The late Cy Twombly will be forever remembered as a legend among modern artists, celebrated for the expressiveness and poetic allusions of his painting. But at Gagosian’s Grosvenor Hill location in London, Cy Twombly: Sculpture focuses on a body of the artist’s work that’s been relatively under the radar. So much so that it’s the first time Twombly’s sculptures will ever be exhibited in the U.K. Experts estimate that from 1946, at the age of 18, Twombly made 148 sculptures in total, largely from ordinary materials like wood and string. “He certainly saw them as an extension of his work on canvas and paper, tackling the same themes,” says Gagosian director and exhibition curator Mark Francis. In both painting and sculpture, “he used a classical motif to meditate upon universal concerns such as conflict, threat, and mortality.”
Where Twombly’s known fascination with the mythologies and graffiti of the ancient world shows through the titles and mark-making techniques in his paintings, this show of sculptures makes allusions in three dimensions. References to ancient battles appear in the form of chariot-like sculptures made from the simplest parts—thin discs for wheels held together with wooden sticks. Another work that resembles fallen columns is named Batrachomyomachia, after the story of a battle between mice and frogs that parodies Homer’s Iliad. But there’s more: A stack of three geometric blocks named after the Afghani city of Herat looks to be tagged with yellow spray paint.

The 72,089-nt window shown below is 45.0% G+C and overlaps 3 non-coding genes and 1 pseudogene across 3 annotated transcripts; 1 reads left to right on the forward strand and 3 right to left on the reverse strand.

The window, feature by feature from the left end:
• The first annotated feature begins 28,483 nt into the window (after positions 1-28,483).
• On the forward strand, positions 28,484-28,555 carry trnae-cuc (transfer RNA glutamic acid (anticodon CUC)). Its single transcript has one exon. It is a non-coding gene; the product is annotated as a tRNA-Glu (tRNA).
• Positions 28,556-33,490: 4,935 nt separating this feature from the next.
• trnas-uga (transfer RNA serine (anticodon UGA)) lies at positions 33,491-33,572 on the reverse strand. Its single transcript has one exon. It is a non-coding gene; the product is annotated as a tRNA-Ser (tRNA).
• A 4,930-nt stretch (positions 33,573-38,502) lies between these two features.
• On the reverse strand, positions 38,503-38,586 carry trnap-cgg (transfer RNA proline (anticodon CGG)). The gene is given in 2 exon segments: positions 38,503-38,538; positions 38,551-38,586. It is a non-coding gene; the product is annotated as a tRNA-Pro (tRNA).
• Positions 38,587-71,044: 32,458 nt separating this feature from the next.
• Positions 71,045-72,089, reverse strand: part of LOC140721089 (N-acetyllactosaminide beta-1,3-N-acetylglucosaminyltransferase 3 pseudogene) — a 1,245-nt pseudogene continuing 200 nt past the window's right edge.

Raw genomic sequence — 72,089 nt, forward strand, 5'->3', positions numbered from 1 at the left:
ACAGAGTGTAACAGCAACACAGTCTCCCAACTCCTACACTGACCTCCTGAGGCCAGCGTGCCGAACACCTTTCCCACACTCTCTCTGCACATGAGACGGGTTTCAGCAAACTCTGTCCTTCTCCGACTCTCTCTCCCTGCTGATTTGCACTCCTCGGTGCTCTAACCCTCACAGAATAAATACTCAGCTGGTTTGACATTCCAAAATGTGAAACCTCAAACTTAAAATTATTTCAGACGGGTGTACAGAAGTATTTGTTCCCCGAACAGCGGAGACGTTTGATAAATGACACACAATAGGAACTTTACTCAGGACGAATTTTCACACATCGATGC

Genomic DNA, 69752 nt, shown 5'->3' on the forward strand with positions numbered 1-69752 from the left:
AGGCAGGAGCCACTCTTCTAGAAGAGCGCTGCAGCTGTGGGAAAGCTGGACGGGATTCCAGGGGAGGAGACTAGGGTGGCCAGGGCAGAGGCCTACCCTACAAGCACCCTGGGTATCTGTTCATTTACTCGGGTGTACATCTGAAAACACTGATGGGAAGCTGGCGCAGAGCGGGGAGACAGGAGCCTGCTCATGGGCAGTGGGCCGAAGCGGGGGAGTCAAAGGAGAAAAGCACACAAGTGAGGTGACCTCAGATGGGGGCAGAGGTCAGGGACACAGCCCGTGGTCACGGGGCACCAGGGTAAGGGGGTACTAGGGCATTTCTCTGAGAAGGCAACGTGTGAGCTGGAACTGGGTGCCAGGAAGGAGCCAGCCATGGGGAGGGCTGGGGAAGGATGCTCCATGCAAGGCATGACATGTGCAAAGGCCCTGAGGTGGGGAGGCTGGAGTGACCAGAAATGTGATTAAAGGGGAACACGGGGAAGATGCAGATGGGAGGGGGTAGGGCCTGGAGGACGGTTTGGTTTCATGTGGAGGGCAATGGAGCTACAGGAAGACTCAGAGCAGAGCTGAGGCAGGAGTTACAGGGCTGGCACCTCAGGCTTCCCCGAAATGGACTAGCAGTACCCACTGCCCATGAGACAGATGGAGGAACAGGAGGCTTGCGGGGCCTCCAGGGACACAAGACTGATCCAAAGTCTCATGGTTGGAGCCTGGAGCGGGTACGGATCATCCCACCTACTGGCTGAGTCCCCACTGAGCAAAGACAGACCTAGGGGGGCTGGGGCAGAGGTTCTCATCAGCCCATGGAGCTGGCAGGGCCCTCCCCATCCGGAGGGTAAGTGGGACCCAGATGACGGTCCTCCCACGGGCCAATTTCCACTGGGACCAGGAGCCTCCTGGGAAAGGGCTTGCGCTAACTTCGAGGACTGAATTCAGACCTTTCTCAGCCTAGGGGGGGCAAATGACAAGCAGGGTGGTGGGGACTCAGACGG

The gallery is full of found objects, including wooden boxes, the handle of an ax, and bundles of sticks tied with string, that for decades Twombly had assembled into totem-like compositions. He would cast his assemblages in bronze, coat them in an artificial patina of plaster mixed with sand, or cover them in layers of white paint in order to mimic the texture and finish of antiquity. “White paint is my marble,” he once said.
The Gagosian exhibition starts at 1977, just after the artist had taken a 17-year sculpting hiatus to focus on drawing and painting. “Twombly’s sculptures were a really pivotal part of his practice,” says Francis, but relatively unseen, he surmises, “because he kept many of the originals of the bronze and resin casts in his private collection.” For many, the discovery of Twombly’s sculptures provides a brand new insight into a much-admired artist’s body of work.